So let’s do it Peter Lawler style by the numbers—

1. I saw Quentin Tarantino’s Django Unchained today. What I expected is what I saw, except unlike Inglorious Basterds, Django didn’t rewrite the Civil War to the extent that Inglorious rewrote WWII where Adolf Hitler was actually killed during a movie screening in Paris. At the end of Django, two slaves (or two black people), even with emancipation papers in their pockets, are gonna have a hard time, if not an impossible time, making their way toward their freedom. Especially after the destruction they leave behind.

2. Yet Django is like Inglorious in that both end in a transhistorical rewriting of history beyond any possible facts in the hope that one can kill the historical nightmare from which we cannot awaken. Tarantino movies are not effective for those who have memory, but one wonders if, given the bad state of current education, twenty years from now Tarantino won’t be told as truth. The bloody cinematic denouement he makes for his movies levels all violence, conflict, and wars to the same thing—gory B movies. No reason, no honor, nothing worth fighting for.

3. Regardless Django Unchained fits the current understanding of politics as the equivalence of truth and power, i.e., whatever one has the power to do is the truth (is that Machiavelli, Bacon, Hobbes, Nietzsche, Weber or Foucault?). This movie in its genre spaghetti western/buddy flick is effective in its story of REVENGE. However, it is not as tongue in cheek as most reviewers would have you believe. If its presentation of slavery is exaggerated, then so is its violence—exaggerated even for the violence of the slaveholders. Tarantino deliberately uses incongruous music like Jim Croce’s “I Got A Name” to make a salient point. A whitebread Jim Croce song can fit in with the later bloodbath that serves the purpose of saving one particular slave but not all slaves. Is Tarantino making Django selective like Lincoln in the Emancipation Proclamation? If so, what is the basis for such selection? Lincoln followed the Constitution, and Django follows his heart. According to Tarantino, both end in bloodiness.

4. Django takes place in 1858, and it has some moving movements—but from watching this movie one would never know of the Lincoln-Douglas debates. In terms of genre, the German dentist who has decided to be a bounty hunter trading in dead bodies is brilliant. He is a trader in dead flesh instead of trading in human labor and dignity, but in order to do so he must deny any dignity to human life wanted dead or alive as he ruthlessly kills named outlaws. But he frees Django for some reason, and he even helps him find his Brunhilde. As Django freely decides to join Dr. King Schulz in his bounty hunting, they both can justify killing as killing those who are allegedly worthy to die. Even if bounty hunting resembles the trade in human beings as slaves, Django can accept his new role as killer as long as it deals with the dead flesh of “bad guys.”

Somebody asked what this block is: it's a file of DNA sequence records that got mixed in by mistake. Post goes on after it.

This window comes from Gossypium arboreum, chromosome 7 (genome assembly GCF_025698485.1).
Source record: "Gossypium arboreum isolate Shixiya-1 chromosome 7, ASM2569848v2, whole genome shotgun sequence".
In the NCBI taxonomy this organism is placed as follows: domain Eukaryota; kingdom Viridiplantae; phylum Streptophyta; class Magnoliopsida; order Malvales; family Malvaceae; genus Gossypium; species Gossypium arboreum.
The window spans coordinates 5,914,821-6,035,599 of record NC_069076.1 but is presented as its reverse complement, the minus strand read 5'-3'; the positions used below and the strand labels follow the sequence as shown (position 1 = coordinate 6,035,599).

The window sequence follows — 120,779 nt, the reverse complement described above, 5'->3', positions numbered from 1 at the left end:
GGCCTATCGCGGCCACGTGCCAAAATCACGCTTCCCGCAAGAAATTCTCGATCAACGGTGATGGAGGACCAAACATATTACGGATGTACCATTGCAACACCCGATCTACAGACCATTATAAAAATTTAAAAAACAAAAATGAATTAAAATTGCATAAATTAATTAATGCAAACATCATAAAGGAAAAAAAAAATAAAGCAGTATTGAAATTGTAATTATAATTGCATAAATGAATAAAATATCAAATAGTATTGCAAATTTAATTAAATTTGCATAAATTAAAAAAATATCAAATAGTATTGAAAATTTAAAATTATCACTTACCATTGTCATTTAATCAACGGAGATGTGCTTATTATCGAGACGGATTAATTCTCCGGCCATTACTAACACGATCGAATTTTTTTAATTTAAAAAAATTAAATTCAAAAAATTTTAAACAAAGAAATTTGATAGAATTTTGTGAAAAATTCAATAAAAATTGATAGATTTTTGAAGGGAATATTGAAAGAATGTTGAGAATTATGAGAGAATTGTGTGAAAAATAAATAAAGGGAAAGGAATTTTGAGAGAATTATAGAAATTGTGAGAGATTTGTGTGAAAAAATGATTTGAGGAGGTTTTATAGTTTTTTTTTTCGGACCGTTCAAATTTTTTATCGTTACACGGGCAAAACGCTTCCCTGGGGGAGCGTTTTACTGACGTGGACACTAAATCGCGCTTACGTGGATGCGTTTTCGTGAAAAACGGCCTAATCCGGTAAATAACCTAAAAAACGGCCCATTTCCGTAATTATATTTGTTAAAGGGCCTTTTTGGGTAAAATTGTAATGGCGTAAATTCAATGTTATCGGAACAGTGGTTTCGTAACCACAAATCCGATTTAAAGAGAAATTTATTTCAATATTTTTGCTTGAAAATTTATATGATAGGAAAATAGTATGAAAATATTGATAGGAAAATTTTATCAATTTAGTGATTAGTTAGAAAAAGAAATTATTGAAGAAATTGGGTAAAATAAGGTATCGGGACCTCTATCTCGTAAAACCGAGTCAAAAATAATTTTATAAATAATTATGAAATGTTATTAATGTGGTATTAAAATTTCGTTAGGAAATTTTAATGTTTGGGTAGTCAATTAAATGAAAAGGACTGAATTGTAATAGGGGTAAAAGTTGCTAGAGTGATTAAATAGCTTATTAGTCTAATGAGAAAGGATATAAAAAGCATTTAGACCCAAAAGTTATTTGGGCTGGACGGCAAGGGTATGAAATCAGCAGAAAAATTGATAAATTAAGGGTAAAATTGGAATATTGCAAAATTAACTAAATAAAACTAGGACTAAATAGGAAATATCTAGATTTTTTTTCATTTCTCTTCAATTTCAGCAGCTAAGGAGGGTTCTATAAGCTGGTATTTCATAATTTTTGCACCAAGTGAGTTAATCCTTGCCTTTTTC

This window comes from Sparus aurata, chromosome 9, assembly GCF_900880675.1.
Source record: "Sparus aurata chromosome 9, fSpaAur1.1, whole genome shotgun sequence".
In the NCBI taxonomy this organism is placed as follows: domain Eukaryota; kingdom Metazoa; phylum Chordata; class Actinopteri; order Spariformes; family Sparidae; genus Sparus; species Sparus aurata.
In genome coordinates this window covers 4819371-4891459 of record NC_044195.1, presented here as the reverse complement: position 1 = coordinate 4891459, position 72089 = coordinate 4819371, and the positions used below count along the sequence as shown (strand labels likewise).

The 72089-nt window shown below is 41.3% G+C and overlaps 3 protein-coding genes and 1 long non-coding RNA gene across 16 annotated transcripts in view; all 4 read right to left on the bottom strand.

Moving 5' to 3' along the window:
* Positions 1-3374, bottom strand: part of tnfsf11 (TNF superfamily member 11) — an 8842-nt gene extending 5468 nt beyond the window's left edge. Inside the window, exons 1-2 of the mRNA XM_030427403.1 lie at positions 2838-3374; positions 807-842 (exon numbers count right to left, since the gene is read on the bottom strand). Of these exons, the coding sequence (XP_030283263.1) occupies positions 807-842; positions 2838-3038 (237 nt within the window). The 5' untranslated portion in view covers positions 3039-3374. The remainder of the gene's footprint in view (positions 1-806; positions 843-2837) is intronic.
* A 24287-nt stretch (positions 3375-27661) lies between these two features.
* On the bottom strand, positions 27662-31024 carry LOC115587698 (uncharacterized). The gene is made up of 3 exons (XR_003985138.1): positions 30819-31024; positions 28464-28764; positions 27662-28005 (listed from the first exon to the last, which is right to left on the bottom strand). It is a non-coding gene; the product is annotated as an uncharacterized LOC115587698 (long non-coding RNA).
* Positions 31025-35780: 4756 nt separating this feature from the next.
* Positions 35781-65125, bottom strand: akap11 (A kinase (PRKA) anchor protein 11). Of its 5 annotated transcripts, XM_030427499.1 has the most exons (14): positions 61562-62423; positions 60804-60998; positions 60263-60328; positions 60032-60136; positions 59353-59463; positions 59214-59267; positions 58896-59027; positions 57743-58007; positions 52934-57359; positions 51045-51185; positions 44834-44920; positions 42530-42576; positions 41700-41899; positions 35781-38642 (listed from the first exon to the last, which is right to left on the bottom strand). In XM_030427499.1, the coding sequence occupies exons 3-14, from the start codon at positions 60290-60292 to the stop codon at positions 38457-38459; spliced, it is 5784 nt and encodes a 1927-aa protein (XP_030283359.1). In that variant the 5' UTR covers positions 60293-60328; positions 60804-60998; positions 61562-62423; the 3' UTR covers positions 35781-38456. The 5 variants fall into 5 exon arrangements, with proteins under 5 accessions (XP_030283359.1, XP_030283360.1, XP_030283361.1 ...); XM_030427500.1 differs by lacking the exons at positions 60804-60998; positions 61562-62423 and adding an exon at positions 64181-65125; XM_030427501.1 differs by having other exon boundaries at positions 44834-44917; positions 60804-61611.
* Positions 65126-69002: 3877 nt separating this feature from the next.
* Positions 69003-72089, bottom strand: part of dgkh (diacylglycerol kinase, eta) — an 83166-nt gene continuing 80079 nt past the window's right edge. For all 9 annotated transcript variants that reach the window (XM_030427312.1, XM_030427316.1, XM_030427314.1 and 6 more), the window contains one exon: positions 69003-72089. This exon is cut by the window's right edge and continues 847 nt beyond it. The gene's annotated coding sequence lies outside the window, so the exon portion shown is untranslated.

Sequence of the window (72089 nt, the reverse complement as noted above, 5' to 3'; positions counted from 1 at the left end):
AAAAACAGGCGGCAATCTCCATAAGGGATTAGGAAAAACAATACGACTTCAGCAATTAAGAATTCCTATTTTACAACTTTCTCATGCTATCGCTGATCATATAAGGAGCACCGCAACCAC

5. Or so it seems.

6. Such certainty of good and bad regarding which person is good and bad is disconcerting, and this movie deliberately presents stereotypes in order to justify its excessive bloodiness. Given the excessive CINEMATIC bloodiness of the movie, it is no wonder that the star, Jamie Foxx, has had some misgivings about Hollywood violence after the Sandy Hook massacre.

7. When Django meets his Broomhilda behind the door at Candie Land, Tarantino has made a truly unironic scene. It is moving when they meet. On this point Tarantino scores some big points as a good emotional storyteller of love.

8. In the movie, the plantation owner Monsieur Candie (Leo DiCrapio) gives a phrenological discourse in defense of holding slaves of African descent, which is a typical simplification of Charles Darwin and George Fitzhugh—and if I wanted to be nasty, I would also say the same of certain current neo-Darwinists. In this way Tarantino is brilliant. But unlike in 1858, today’s science speaks of egalitarianism, but it is an egalitarianism of abstract species being. It’s like Darwin meeting Marx today. One wonders what the science of tomorrow will teach? In this sense, I wonder with Kant regarding the actuality of the a priori synthetic judgment. Is this stuff calling itself science today really science or is it producing the science of the future? Must we wait for history to make sense of it all in the end? Tarantino surely muddies the water on the level of the interpretation of history where all that’s well allegedly ends well.

9. Django Unchained was far too long as a movie, and ultimately it was simply a story of the reversal of the master and slave dialectic. It presented a bad infinity, even if it had some compelling and amusing moments. It was a well-done movie about slavery at the end of history. To paraphrase Nietzsche, we in the audience must at last all blink over and over again in its shocking moments.

10. Django was nominated for best picture Oscar today. It’s not worthy of such an honor, but Jamie Foxx surely was snubbed for not being nominated as best actor in this movie.

11. It would be unfortunate if, in the title of this movie, the greatness of  Django Reinhardt  (with Stephane Grappelli) were forgotten for an entirely other reason, let alone the greatness of the Modern Jazz Quartet’s homage to Django.


12. This song from the boring movie Drive is great. The movie may be boring, but that doesn’t mean it is not worth watching.

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